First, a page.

We're programmers. Our job (and in many cases our passion) is to make things happen by writing code. We don't meet our user's requirements with acres of diagrams, with detailed project schedules, with four-foot-high piles of design documentation. These are all wishes—expressions of what we'd like to be true. No, we deliver by writing code: code is reality.
So that's what we're taught. Seems reasonable. Our job is to write code, so we need to learn how to write code. College courses teach us to to write programs. Training courses tell us how to code to new libraries and APIs. And that's one of the biggest tragedies in the industry.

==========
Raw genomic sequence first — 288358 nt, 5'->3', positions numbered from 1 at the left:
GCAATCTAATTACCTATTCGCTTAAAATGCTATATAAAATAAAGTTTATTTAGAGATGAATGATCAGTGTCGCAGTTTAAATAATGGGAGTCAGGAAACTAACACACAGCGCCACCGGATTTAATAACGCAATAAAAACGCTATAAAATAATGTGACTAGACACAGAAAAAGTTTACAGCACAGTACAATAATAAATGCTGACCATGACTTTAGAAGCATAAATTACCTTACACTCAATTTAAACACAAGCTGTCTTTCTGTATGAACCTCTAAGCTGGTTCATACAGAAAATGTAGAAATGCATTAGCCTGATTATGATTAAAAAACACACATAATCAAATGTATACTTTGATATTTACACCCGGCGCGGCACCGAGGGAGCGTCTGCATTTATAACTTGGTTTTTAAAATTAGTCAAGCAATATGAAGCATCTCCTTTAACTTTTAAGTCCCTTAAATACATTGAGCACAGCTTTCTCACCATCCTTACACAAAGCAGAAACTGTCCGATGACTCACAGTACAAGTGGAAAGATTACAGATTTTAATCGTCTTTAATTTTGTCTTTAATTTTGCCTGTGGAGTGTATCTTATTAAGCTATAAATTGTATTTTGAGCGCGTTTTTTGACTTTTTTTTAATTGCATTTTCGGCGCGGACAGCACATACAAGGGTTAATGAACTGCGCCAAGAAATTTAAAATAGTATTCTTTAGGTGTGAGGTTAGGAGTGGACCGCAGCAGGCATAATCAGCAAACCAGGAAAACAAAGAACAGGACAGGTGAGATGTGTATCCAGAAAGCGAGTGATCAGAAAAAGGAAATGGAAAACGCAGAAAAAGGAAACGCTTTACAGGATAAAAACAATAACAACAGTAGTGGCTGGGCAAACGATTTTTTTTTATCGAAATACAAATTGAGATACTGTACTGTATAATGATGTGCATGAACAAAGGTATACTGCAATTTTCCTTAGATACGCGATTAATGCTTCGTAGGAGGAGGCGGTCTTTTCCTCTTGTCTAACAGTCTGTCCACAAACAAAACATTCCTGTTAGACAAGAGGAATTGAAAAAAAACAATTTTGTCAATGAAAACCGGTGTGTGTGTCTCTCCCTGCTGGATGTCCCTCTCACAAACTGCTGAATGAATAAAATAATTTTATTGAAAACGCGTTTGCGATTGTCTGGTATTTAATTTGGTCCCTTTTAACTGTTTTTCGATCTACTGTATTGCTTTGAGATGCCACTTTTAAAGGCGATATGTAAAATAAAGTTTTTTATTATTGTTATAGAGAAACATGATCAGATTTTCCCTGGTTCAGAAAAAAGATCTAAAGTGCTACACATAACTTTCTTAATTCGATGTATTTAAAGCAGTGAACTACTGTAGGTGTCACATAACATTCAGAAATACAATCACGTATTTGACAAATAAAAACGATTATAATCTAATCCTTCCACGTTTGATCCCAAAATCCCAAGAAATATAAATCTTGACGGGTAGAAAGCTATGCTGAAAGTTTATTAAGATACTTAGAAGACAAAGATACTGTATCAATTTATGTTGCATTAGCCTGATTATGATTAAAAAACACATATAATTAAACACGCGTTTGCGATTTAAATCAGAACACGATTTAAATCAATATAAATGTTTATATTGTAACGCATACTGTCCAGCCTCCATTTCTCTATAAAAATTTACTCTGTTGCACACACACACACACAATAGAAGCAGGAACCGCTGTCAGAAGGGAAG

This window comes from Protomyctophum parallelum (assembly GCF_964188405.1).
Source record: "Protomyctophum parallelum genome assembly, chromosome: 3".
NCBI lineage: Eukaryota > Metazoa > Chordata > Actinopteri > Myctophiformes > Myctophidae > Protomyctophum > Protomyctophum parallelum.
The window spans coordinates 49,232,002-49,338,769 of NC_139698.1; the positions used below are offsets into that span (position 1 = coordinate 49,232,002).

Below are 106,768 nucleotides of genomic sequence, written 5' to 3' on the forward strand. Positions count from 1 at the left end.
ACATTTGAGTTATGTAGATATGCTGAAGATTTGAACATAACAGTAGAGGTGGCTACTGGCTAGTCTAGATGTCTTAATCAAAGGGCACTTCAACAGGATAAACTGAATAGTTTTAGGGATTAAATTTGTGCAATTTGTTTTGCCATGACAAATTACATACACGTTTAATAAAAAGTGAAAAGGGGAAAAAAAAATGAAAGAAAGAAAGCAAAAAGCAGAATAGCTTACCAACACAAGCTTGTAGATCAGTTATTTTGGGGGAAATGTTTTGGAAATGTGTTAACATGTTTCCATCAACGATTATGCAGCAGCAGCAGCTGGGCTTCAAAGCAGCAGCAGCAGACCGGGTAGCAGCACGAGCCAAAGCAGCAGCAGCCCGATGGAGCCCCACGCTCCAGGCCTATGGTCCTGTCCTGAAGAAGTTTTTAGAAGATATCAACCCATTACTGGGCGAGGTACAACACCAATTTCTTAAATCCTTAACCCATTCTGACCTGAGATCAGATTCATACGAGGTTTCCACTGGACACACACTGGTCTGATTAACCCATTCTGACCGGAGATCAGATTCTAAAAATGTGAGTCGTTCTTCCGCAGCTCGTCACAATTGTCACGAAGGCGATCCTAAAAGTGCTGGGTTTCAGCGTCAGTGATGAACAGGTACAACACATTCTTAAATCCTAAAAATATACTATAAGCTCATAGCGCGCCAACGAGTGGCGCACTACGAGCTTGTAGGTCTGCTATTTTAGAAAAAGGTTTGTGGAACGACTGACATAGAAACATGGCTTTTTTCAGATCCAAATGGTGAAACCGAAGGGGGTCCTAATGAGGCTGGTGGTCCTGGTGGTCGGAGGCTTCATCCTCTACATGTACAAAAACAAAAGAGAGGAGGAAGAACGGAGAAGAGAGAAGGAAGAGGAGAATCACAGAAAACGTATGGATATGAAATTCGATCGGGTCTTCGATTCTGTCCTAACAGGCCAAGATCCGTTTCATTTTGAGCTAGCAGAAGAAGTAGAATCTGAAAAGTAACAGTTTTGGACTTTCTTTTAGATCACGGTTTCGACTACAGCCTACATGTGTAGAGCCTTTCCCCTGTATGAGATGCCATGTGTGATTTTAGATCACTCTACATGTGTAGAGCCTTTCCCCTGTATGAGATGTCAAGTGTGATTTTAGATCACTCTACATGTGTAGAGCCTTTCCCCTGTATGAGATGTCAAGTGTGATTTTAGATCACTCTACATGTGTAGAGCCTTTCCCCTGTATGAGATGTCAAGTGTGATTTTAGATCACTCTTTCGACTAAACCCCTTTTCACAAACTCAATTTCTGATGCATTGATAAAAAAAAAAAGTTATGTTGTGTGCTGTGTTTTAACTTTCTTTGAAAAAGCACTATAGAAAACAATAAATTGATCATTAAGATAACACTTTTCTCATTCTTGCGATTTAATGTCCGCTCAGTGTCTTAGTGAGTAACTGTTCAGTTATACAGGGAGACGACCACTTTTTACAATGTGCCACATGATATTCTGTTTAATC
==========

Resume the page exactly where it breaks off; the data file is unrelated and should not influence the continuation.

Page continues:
Because the way to learn to write great code is by reading code. Lots of code. High-quality code, low-quality ...